The Bush Administration has failed to enforce violations of the Clean Act.  Not content to simply water down the Act with the Clear Skies Initiative, the Administration is now giving polluters a free pass.

ENS Five East coast states [PA, NY, CT, MD and NJ] today filed a federal lawsuit, charging that the corporate owners of three large coal-fired power plants in Pennsylvania have violated the Clean Air Act.  Some of the plants have been operating since the 1950s with inadequate air pollution controls, the lawsuit charges.

These three plants have upgraded their capacity, yet failed to install best available technologies to control the emissions as required by the New Source Review provision in the Clean Air Act.  The EPA was well aware of these violations, but failed to act.

Extensive documentation turned over to the states by the U.S. Environmental Protection Agency (EPA) revealed that the power plant owners violated the New Source Review provision of the Clean Air Act, the attorneys general say.

Established in 1977, the New Source Review program requires that an air pollution source, such as a power plant or factory, must install the best pollution control equipment available when it builds a new facility or modifies an existing facility in a way that increases emissions.

Despite having developed cases against the three power plants for ongoing Clean Air Act violations, the federal government has not brought enforcement actions.

Part of the impetuous to file against the owner’s of the plants came from last week’s ruling by the District of Columbia Circuit Court of Appeals on a case brought against the Administration’s Clear Skies Initiative.  Oddly enough, both Industry and Environmentalists claimed victory in that case.

NYT Representatives of the electric power industry, which had strongly supported the new regulations, hailed the ruling as a victory. The new rules require owners of older plants to upgrade emission-control equipment to standards for new plants only if they make substantial improvements. Plant owners and the E.P.A. have consistently disagreed over how to differentiate between routine maintenance and large-scale upgrades.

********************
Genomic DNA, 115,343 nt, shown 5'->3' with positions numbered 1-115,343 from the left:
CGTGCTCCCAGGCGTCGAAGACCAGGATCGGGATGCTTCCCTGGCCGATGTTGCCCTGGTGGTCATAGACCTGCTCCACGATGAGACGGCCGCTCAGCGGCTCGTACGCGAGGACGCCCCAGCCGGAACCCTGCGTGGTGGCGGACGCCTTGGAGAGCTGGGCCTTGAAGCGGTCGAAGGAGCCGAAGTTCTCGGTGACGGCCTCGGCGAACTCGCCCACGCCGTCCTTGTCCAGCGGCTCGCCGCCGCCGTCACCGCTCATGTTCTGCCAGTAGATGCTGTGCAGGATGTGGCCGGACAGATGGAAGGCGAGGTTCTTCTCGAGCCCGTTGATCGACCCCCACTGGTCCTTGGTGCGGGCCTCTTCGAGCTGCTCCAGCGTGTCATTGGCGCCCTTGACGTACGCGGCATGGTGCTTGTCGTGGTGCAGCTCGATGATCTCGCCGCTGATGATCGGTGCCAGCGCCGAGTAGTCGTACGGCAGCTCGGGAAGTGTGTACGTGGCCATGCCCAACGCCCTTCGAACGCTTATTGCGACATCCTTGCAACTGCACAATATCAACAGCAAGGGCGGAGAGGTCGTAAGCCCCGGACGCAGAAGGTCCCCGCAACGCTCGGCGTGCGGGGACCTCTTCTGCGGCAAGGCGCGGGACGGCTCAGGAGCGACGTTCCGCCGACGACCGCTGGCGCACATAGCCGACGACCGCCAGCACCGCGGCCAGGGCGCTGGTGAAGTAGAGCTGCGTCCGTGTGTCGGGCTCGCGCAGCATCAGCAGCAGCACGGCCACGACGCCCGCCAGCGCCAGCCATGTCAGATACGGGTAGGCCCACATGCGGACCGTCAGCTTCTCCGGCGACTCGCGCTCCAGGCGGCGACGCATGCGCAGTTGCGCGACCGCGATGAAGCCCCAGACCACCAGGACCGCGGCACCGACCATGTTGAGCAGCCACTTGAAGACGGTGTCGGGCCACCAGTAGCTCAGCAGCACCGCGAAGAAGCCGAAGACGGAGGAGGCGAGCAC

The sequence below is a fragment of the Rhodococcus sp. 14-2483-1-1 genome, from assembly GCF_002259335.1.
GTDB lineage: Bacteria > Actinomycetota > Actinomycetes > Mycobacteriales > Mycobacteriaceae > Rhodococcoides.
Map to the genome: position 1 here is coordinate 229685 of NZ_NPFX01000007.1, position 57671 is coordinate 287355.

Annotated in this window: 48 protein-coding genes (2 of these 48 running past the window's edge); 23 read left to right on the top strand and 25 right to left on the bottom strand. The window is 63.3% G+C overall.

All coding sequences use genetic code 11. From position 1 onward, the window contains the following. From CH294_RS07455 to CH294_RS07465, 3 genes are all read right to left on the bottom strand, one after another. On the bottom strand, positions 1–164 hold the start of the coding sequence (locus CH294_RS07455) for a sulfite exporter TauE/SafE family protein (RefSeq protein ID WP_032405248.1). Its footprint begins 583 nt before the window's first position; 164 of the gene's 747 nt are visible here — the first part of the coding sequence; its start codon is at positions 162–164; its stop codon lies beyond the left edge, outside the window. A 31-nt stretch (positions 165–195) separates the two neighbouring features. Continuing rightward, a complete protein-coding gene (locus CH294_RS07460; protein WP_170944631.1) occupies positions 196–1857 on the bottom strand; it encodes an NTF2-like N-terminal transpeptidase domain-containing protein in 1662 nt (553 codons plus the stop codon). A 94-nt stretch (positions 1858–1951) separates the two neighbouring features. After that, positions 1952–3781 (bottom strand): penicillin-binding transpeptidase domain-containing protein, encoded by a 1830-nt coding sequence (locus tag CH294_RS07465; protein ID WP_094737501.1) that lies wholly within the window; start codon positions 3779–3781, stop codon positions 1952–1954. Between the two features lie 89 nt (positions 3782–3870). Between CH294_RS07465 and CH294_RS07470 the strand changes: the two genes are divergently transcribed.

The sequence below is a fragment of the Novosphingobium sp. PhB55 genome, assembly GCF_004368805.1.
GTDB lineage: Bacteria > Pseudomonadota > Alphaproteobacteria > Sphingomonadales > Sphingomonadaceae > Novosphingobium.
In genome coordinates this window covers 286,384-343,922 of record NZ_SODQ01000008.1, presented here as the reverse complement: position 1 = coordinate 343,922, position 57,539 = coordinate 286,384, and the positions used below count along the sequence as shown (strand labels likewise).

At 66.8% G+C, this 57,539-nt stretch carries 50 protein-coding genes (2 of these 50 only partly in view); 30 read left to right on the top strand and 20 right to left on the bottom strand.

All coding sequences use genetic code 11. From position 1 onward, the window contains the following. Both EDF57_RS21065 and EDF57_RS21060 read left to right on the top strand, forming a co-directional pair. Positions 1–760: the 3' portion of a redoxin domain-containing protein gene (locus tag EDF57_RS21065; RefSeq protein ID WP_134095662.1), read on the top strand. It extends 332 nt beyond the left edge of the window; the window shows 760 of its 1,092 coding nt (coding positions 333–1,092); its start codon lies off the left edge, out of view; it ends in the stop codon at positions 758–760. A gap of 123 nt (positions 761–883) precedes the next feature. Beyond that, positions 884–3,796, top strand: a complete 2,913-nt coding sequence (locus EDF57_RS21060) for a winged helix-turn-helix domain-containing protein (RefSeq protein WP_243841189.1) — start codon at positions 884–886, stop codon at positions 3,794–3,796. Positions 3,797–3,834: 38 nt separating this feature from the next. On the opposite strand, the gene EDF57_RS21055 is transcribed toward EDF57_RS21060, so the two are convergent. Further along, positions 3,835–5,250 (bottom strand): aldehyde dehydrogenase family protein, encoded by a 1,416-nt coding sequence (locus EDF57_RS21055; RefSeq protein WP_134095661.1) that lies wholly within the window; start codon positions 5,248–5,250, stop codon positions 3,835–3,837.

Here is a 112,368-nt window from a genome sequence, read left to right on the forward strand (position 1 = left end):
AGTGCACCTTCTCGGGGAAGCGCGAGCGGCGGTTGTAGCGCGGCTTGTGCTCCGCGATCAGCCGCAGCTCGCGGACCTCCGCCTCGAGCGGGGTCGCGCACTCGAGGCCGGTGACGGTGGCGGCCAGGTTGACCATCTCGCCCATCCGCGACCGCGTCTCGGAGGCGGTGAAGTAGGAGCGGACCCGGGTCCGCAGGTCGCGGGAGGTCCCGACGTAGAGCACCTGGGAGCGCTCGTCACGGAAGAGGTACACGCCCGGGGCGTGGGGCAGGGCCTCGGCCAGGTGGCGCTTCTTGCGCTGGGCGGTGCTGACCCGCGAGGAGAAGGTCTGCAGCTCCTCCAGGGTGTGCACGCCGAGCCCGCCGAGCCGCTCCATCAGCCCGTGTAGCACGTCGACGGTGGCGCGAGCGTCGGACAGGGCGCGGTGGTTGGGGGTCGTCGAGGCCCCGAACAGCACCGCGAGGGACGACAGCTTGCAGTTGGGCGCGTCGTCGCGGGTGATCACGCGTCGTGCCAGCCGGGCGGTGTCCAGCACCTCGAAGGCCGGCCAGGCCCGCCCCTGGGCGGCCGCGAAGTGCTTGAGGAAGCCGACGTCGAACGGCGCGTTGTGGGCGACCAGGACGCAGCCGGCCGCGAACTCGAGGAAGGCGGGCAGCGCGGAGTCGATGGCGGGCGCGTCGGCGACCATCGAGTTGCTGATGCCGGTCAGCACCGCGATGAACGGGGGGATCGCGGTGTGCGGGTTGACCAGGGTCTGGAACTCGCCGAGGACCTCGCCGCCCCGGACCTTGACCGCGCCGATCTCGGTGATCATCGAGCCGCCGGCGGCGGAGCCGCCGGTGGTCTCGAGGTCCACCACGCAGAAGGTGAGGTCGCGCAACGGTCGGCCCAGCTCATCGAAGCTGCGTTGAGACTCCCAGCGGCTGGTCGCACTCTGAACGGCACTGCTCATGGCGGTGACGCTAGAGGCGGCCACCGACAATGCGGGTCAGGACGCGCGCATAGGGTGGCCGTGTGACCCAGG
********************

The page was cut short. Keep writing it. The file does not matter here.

Eliot Spitzer, the New York attorney general, said in an interview that the ruling was “a win for us.” Echoing a view expressed by environmental groups who were also involved in the case, Mr. Spitzer added: “Anybody who cares about the quality of air can view the case a victory for enforcement and continued aggressive action to limit the violations of the Clean Air Act by power companies.”


David McIntosh, a lawyer for the Natural Resources Defense Council, one of the challengers, said, “The polluter-friendly loopholes that the court struck down would have led to more asthma attacks, more hospitalizations and more sick days.”

Apparently the differences in opinion stem from contrasting interpretations of the highly technical ruling.  This lawsuit against Allegheny Energy, the owner’s of the PA plants, should be a test case for the Appeals Court decision.

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